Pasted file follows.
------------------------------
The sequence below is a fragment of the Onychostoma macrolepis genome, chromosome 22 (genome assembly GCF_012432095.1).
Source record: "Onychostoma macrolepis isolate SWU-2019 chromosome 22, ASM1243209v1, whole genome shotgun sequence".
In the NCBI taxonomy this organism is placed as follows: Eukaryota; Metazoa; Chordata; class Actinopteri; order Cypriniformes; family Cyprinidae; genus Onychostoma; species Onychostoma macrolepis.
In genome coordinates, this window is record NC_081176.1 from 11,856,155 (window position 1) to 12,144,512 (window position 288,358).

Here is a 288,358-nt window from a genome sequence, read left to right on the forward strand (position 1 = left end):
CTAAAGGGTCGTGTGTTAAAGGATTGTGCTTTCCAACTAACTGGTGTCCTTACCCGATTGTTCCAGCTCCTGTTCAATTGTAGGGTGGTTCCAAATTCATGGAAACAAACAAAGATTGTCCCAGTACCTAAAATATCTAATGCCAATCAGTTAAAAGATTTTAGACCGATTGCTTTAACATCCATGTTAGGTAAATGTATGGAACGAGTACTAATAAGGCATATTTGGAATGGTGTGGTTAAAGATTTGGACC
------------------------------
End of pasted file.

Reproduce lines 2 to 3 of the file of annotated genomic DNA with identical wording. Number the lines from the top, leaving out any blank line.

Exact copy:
Source record: "Onychostoma macrolepis isolate SWU-2019 chromosome 22, ASM1243209v1, whole genome shotgun sequence".
In the NCBI taxonomy this organism is placed as follows: Eukaryota; Metazoa; Chordata; class Actinopteri; order Cypriniformes; family Cyprinidae; genus Onychostoma; species Onychostoma macrolepis.